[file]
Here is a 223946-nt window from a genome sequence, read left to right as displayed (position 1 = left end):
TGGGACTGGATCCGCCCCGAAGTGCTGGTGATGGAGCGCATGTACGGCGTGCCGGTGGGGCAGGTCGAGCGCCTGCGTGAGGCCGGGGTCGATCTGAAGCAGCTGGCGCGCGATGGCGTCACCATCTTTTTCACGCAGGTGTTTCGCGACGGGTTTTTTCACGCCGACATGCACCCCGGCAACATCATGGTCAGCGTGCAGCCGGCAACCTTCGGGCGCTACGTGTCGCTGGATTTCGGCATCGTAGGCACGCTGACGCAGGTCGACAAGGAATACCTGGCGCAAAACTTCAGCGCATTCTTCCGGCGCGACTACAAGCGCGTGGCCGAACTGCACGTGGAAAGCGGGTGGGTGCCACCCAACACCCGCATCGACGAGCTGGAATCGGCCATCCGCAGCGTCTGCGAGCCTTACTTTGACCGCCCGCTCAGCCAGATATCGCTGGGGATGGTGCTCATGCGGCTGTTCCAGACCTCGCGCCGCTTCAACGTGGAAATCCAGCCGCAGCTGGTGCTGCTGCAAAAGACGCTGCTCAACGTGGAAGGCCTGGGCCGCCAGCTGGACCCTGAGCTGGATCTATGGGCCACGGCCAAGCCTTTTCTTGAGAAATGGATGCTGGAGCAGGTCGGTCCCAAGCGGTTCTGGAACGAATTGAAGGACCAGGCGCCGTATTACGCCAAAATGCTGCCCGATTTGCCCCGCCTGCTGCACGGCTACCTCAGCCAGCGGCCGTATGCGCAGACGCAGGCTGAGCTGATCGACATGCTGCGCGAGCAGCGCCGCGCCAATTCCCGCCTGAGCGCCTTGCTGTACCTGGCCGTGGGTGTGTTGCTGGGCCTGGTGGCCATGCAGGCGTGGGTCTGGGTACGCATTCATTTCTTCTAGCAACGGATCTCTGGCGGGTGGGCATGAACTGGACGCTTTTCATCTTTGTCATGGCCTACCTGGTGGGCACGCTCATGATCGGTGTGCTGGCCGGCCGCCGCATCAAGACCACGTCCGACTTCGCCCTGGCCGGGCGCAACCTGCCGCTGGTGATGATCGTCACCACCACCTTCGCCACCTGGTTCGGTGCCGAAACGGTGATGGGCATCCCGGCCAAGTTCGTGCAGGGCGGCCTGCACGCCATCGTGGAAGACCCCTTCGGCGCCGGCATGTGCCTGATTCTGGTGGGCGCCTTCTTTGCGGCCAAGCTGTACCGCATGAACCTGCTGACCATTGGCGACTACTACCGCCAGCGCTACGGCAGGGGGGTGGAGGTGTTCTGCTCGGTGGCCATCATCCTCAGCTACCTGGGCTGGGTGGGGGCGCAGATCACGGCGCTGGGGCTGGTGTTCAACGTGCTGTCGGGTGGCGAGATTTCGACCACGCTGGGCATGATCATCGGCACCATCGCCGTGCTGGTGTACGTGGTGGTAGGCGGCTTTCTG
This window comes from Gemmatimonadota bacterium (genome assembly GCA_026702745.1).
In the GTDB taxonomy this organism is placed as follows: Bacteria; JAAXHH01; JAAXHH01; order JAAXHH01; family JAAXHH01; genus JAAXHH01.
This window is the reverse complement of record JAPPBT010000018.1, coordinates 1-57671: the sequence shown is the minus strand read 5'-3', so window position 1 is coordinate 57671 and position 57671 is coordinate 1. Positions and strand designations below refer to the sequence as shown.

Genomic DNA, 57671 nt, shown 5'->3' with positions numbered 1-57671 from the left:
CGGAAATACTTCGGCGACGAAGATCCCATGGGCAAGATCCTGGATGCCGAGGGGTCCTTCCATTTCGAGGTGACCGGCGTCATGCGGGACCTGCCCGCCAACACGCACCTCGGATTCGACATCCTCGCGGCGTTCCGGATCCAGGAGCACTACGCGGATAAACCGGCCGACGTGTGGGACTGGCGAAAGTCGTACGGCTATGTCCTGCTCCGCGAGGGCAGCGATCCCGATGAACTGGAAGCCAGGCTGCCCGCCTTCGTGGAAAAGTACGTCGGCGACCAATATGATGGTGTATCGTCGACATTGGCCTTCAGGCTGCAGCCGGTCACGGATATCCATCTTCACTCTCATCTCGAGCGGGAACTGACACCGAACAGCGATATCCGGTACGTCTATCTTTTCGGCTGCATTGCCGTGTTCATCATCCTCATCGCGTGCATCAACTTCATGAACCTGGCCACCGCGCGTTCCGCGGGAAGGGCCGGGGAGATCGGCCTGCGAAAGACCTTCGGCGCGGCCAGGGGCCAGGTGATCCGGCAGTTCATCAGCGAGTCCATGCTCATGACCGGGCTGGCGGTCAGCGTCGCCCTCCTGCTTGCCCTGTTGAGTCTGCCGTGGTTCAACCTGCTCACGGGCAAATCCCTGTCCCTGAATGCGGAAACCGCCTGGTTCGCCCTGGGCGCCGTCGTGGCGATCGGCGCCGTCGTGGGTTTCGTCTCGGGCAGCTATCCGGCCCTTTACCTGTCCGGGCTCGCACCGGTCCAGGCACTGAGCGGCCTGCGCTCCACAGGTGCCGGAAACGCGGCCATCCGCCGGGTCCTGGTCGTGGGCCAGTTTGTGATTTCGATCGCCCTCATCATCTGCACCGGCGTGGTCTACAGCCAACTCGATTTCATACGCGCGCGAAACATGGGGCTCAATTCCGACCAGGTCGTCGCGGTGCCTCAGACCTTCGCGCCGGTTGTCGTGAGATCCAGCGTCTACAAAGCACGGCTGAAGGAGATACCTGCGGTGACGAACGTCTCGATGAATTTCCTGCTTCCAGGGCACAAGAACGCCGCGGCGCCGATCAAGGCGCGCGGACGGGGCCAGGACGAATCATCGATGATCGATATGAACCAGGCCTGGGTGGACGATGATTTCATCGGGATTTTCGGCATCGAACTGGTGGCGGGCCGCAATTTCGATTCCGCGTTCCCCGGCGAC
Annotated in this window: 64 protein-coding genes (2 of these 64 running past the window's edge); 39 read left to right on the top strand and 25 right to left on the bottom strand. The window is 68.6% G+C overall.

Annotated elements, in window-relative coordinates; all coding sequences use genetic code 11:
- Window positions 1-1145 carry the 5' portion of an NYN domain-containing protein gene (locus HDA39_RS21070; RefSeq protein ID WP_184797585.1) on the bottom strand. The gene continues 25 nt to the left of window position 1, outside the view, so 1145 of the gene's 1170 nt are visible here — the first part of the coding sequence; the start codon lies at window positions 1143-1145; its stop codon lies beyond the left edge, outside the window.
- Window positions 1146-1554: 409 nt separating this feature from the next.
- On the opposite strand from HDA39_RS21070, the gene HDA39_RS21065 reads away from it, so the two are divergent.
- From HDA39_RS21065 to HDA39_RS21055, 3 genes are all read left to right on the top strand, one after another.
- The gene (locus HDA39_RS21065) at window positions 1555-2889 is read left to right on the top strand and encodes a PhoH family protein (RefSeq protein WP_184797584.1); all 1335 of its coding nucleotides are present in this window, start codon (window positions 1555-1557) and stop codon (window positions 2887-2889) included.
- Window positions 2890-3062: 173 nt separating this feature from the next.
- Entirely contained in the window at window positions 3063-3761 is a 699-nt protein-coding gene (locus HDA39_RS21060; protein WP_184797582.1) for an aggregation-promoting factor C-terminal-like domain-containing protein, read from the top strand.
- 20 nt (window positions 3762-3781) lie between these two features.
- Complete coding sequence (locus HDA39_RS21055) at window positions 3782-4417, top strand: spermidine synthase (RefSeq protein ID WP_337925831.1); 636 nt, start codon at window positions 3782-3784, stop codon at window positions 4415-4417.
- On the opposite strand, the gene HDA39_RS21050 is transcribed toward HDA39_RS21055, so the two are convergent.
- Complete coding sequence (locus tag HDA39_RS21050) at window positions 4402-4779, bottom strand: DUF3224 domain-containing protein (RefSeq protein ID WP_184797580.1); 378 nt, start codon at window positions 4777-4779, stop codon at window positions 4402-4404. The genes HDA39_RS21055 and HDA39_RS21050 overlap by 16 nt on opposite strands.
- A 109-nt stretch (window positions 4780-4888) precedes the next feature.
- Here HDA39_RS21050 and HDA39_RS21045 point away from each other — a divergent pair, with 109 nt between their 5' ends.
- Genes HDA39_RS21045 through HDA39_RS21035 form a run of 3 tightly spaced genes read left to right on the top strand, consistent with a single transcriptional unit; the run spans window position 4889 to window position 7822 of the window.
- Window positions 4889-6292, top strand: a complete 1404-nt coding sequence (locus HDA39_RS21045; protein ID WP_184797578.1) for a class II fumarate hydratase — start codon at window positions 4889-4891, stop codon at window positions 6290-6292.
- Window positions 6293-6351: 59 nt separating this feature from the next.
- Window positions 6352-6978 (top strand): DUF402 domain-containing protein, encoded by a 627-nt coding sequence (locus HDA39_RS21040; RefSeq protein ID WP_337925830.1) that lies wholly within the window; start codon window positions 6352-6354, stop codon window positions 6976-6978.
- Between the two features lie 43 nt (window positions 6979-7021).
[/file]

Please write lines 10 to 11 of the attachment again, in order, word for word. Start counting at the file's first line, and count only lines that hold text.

- Window positions 1-1145 carry the 5' portion of an NYN domain-containing protein gene (locus HDA39_RS21070; RefSeq protein ID WP_184797585.1) on the bottom strand. The gene continues 25 nt to the left of window position 1, outside the view, so 1145 of the gene's 1170 nt are visible here — the first part of the coding sequence; the start codon lies at window positions 1143-1145; its stop codon lies beyond the left edge, outside the window.
- Window positions 1146-1554: 409 nt separating this feature from the next.